the thirds to be struck with a direct and simultaneous attack, and the articulation precise. (C) First, make sure of the firm position of the hand:

, . ~~

*"i .i ,i '1! :ft II :1 :~.nti::~k:~WIY

same exercise and the following to be applied to the left hand.

22

10 limes also

Itlr. quicker each lime.

lifting .the hand and forearm after each attack more than twenty cm. above the key hoard, and striking very directly.

(D) First of all, practise the right hand without the thl~mb : 1;

- :) irk

~ ~ 3 ~ bl

~ 'E If ~f LU!: ~

perfectly legato, slightly pushing the hand up the keyboard, and keeping very close to the keys.

Same work for the left hand :

Strike with hand well raised, practising slowly and I as in example C i same formulae for the left hand.

Then, practise the passage as it is written, raising the hand high between each group.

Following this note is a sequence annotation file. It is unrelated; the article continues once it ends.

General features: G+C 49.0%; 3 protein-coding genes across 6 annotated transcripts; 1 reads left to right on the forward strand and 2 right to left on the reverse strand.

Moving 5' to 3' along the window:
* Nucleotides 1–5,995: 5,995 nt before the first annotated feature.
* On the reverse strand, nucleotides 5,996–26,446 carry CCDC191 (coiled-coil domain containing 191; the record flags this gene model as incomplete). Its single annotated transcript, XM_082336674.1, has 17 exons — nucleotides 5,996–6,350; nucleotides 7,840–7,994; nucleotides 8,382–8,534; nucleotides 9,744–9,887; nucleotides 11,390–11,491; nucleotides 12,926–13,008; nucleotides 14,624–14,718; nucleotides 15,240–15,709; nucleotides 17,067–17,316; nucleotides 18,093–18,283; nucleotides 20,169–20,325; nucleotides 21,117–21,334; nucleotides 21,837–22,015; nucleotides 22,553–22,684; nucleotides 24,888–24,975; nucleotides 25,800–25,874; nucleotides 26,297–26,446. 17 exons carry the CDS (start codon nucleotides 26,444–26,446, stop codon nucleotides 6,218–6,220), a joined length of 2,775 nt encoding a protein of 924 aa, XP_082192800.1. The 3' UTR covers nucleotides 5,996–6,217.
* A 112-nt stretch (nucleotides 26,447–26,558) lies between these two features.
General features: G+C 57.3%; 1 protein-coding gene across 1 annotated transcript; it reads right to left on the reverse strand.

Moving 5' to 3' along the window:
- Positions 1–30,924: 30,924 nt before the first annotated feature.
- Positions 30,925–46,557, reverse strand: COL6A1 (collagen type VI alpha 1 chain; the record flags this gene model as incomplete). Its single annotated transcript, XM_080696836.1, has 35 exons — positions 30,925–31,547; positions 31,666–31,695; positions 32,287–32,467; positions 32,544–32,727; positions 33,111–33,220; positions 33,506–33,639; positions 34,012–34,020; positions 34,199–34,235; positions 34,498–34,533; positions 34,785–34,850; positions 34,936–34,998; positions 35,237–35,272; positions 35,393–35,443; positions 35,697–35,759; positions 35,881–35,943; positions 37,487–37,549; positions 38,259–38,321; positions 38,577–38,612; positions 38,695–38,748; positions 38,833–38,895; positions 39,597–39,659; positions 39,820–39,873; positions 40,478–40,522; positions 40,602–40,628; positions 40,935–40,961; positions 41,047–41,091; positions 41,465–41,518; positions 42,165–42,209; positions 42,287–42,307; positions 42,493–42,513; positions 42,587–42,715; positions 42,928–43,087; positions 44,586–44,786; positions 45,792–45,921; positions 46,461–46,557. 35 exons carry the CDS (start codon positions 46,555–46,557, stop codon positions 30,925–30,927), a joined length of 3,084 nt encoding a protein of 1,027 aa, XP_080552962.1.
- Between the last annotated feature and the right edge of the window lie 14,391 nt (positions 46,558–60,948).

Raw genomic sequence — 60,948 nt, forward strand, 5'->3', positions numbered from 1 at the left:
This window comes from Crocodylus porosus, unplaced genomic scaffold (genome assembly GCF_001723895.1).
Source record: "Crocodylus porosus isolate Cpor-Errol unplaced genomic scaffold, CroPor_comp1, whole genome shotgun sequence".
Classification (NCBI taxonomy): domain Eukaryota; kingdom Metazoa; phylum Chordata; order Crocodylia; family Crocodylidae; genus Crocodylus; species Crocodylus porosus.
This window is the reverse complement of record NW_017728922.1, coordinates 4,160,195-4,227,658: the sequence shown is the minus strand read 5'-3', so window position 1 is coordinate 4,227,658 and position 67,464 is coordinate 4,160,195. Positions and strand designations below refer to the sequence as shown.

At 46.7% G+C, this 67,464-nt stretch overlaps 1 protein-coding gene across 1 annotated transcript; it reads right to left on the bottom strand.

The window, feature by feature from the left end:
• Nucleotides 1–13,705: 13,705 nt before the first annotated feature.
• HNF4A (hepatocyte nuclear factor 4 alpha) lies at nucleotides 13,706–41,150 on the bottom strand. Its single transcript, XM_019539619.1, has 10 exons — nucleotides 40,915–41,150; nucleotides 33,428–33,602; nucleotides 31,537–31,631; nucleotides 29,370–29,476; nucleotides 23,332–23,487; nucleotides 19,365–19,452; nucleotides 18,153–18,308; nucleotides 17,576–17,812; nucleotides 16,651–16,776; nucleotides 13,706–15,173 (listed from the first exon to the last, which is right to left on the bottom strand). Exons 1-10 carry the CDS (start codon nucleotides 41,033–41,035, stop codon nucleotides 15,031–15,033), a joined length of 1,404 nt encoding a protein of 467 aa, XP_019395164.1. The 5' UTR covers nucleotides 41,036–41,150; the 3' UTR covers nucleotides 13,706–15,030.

(G) In spite of an apparent return to calm which prevails from here on until the initial theme is introduced again, the interpretation of these eight bars should nevertheless retain something of a prolonged quivering like that of some exalted mood subsiding only by degrees.

The rubato tempo maintained thoughout the Study must moreover never be either fitfully marked or exaggerated in any way. Indeed it should follow faithfully the natural quickening or slowing of declamation which sometimes lingers through emotion, and at other times is sped on by eagerness.

As to the pedal, like in most compositions of similar nature, it should be used almost exclusively for bringing out the melodic line.

Consequently, avoid using it in an elementary manner, extending it over whole harmonic groups; it should, on the contrary, be changed frequently, and the intervals necessary to lift it between beats should be as short as possible.

Only by using the pedal frequently and deftly will the performer be able to obtain that clarity of tone which is required to give the melodic line full opportunity for limpid play against a shrouded background.